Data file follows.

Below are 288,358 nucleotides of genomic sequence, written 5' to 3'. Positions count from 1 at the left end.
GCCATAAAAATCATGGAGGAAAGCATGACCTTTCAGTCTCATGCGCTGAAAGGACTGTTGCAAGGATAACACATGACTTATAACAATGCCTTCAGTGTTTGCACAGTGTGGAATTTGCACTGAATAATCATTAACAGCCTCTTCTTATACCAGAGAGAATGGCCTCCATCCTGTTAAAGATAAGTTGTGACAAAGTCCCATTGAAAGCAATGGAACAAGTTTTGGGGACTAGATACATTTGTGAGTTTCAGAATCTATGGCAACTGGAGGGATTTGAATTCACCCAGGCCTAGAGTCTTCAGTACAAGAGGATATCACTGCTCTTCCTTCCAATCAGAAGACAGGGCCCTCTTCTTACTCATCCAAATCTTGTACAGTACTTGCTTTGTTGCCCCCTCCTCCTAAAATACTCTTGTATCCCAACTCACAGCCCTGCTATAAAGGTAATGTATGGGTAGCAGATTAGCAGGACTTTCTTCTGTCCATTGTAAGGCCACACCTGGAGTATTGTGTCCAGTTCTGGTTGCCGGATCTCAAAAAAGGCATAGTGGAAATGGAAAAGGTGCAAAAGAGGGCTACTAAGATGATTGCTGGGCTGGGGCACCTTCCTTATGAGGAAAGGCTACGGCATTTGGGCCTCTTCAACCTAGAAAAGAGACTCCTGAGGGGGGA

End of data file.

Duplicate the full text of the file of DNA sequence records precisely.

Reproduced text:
Below are 288,358 nucleotides of genomic sequence, written 5' to 3'. Positions count from 1 at the left end.
GCCATAAAAATCATGGAGGAAAGCATGACCTTTCAGTCTCATGCGCTGAAAGGACTGTTGCAAGGATAACACATGACTTATAACAATGCCTTCAGTGTTTGCACAGTGTGGAATTTGCACTGAATAATCATTAACAGCCTCTTCTTATACCAGAGAGAATGGCCTCCATCCTGTTAAAGATAAGTTGTGACAAAGTCCCATTGAAAGCAATGGAACAAGTTTTGGGGACTAGATACATTTGTGAGTTTCAGAATCTATGGCAACTGGAGGGATTTGAATTCACCCAGGCCTAGAGTCTTCAGTACAAGAGGATATCACTGCTCTTCCTTCCAATCAGAAGACAGGGCCCTCTTCTTACTCATCCAAATCTTGTACAGTACTTGCTTTGTTGCCCCCTCCTCCTAAAATACTCTTGTATCCCAACTCACAGCCCTGCTATAAAGGTAATGTATGGGTAGCAGATTAGCAGGACTTTCTTCTGTCCATTGTAAGGCCACACCTGGAGTATTGTGTCCAGTTCTGGTTGCCGGATCTCAAAAAAGGCATAGTGGAAATGGAAAAGGTGCAAAAGAGGGCTACTAAGATGATTGCTGGGCTGGGGCACCTTCCTTATGAGGAAAGGCTACGGCATTTGGGCCTCTTCAACCTAGAAAAGAGACTCCTGAGGGGGGA